Mateusz Maszczynski is a serving international flight attendant with experience…
According to an anonymous source quoted by AP, the U.S. Justice Department has opened a probe into the development and certification of the Boeing 737 MAX aircraft. The investigation will allegedly look into Boeing’s relationship with the Federal Aviation Administration (FAA) which is the agency responsible for certifying and regulating Boeing made planes. It comes just six days after the FAA finally issued an emergency order to ground the aircraft worldwide.
The FAA was eventually forced into taking acting following the downing of Ethiopian Airlines flight 302, operated by a four-month-old Boeing 737 MAX 8 aircraft, which crashed shortly takeoff from Addis Ababa International Airport on 10th March. All 157 passengers and crew were killed in the tragic accident.
The French BEA accident investigation agency today said there were “clear similarities” behind the Ethiopian Airlines accident and that of Lion Air flight 610 which crashed shortly after takeoff on 29th October 2018 and also operated by a brand new 737 MAX 8 aircraft.
Ethiopian authorities said they plan to release a preliminary report into the deadly accident within the next 30-days. The Ethiopian Accident Investigation Bureau has been working with the BEA over the last three days to download and analyse the flight data recorder and cockpit voice recorders – the so-called black boxes – which were recovered from the downed aircraft.
Many commentators suggested the decision by Ethiopian authorities to send the black boxes to France for analysis was a telling indictment of the FAA’s involvement with Boeing.
According to the AP news agency, a grand jury has been convened in Washington D.C as part of the Justice Department investigation. A subpoena has allegedly been issued to an unknown developer of the 737 MAX seeking documents such as emails, messages and “other communication”.
The investigations of the two fatal crashes have so far centred on a new flight control system introduced on the 737 MAX 8 called MCAS or Maneuvering Characteristics Augmentation System. MCAS is an automated safety feature which is meant to stop the plane entering a stall or losing lift. It was introduced because the 737 MAX 8 has larger, heavier engines than older versions of the aircraft type which in turn can change its aerodynamic qualities.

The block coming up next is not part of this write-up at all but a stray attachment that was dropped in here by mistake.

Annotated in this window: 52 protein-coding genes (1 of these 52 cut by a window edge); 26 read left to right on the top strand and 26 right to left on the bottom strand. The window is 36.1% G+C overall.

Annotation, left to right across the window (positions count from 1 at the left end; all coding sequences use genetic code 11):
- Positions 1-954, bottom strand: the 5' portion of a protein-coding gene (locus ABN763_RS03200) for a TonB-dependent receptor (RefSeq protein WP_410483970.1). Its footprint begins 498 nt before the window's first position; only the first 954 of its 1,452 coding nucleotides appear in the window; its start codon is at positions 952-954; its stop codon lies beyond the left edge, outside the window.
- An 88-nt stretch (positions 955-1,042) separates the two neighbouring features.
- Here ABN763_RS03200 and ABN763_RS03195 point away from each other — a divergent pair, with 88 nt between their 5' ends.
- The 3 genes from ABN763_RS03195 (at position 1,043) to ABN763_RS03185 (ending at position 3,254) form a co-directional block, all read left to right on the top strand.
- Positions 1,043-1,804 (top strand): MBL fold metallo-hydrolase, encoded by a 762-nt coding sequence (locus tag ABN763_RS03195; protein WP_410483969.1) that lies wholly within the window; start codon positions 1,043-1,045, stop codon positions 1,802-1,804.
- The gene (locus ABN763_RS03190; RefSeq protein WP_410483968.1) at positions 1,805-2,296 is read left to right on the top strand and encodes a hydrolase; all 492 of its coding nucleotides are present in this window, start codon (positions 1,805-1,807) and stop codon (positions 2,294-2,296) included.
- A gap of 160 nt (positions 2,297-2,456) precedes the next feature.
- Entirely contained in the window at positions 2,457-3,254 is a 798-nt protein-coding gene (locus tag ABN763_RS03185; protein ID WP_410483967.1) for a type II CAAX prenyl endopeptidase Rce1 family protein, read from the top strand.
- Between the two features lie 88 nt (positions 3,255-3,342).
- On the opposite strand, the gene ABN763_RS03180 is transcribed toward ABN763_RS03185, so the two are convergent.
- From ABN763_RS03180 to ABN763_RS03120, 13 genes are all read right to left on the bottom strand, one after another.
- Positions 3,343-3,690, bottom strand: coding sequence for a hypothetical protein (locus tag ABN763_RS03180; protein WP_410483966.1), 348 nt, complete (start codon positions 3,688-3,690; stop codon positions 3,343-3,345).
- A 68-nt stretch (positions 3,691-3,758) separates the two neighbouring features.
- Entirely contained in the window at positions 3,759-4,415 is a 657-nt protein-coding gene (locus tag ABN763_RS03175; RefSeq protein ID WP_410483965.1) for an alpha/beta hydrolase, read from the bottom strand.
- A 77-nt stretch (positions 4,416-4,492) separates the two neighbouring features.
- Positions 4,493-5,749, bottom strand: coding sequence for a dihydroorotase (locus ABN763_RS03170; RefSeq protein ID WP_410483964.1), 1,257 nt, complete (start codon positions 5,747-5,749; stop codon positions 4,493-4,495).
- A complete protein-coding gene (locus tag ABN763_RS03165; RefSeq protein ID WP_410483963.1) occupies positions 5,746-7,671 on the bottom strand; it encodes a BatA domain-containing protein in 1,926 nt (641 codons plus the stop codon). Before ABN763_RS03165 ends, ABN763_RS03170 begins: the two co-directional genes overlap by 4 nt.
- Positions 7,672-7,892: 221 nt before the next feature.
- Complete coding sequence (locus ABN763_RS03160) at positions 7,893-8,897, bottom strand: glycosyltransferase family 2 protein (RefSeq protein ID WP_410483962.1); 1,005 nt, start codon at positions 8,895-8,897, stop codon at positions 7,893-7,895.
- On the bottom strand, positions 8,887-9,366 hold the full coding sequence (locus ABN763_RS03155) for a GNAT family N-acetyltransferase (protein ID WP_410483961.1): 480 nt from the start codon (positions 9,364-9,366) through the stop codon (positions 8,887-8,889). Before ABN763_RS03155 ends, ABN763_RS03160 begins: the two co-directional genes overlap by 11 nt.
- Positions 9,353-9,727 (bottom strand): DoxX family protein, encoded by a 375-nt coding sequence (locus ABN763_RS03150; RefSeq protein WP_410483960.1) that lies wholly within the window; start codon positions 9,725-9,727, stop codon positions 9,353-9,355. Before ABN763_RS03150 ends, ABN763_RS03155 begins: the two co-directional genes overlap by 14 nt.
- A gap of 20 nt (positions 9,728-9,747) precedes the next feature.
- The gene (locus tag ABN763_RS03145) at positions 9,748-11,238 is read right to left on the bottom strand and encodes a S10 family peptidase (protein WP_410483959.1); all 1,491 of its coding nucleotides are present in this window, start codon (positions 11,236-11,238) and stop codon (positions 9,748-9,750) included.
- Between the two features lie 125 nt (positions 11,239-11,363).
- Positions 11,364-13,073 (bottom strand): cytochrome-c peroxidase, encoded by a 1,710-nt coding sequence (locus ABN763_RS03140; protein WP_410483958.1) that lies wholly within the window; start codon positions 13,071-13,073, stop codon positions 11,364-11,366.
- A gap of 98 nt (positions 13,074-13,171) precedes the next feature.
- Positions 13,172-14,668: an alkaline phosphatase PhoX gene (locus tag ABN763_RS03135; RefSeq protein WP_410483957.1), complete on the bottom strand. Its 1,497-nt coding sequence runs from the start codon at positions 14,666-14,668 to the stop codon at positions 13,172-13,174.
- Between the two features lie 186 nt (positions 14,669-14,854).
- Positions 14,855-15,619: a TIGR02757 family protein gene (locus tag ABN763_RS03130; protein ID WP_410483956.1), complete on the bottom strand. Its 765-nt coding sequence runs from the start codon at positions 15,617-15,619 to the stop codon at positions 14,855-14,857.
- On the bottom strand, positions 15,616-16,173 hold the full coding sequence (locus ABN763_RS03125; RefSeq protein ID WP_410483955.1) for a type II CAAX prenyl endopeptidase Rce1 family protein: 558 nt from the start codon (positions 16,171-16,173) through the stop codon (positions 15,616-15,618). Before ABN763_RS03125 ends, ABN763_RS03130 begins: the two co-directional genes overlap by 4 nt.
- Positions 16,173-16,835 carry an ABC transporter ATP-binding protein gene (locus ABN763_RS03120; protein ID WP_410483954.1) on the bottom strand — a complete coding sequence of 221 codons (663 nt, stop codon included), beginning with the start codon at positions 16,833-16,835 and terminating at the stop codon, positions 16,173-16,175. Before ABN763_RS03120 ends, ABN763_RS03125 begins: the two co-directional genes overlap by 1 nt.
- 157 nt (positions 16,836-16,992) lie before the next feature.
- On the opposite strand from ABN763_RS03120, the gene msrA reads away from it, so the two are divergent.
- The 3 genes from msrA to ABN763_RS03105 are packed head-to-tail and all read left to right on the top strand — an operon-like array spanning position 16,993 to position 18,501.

It’s suspected that the MCAS system malfunctioned in both the Lion Air and Ethiopian Airlines disasters. Boeing has come in for heavy criticism for the way it delivered training to pilots over the safety feature – critics claim this left pilots with little knowledge of what to do should the system malfunction.
Seattle-based Boeing is currently working on a software patch for MCAS although it may take several months before the aircraft is cleared for flight again.
In response to the allegations published in AP, a Boeing spokesperson said the company does not “respond to or comment on questions concerning legal matters, whether internal, litigation or governmental inquiries.”
Boeing continues to assert that it has “full confidence in the safety of the 737 MAX”. In a statement following the 737 MAX’s worldwide grounding, Boeing claimed the decision had been made “out of an abundance of caution and in order to reassure the flying public of the aircraft’s safety,” although the FAA said the move was prompted by analysis of new data which was recovered from the crash scene.
“While investigators continue to work to establish definitive conclusions, Boeing is finalizing its development of a previously-announced software update and pilot training revision that will address the MCAS flight control law’s behavior in response to erroneous sensor inputs” Boeing Chairman, President and CEO Dennis Muilenburg said yesterday.
Mateusz Maszczynski is a serving international flight attendant with experience at a major Middle East and European airline. Mateusz is passionate about the aviation industry and helping aspiring flight attendants achieve their dreams. Cabin crew recruitment can be tough, ultra-competitive and just a little bit confusing - Mateusz has been there and done that. He's got the low down on what really works.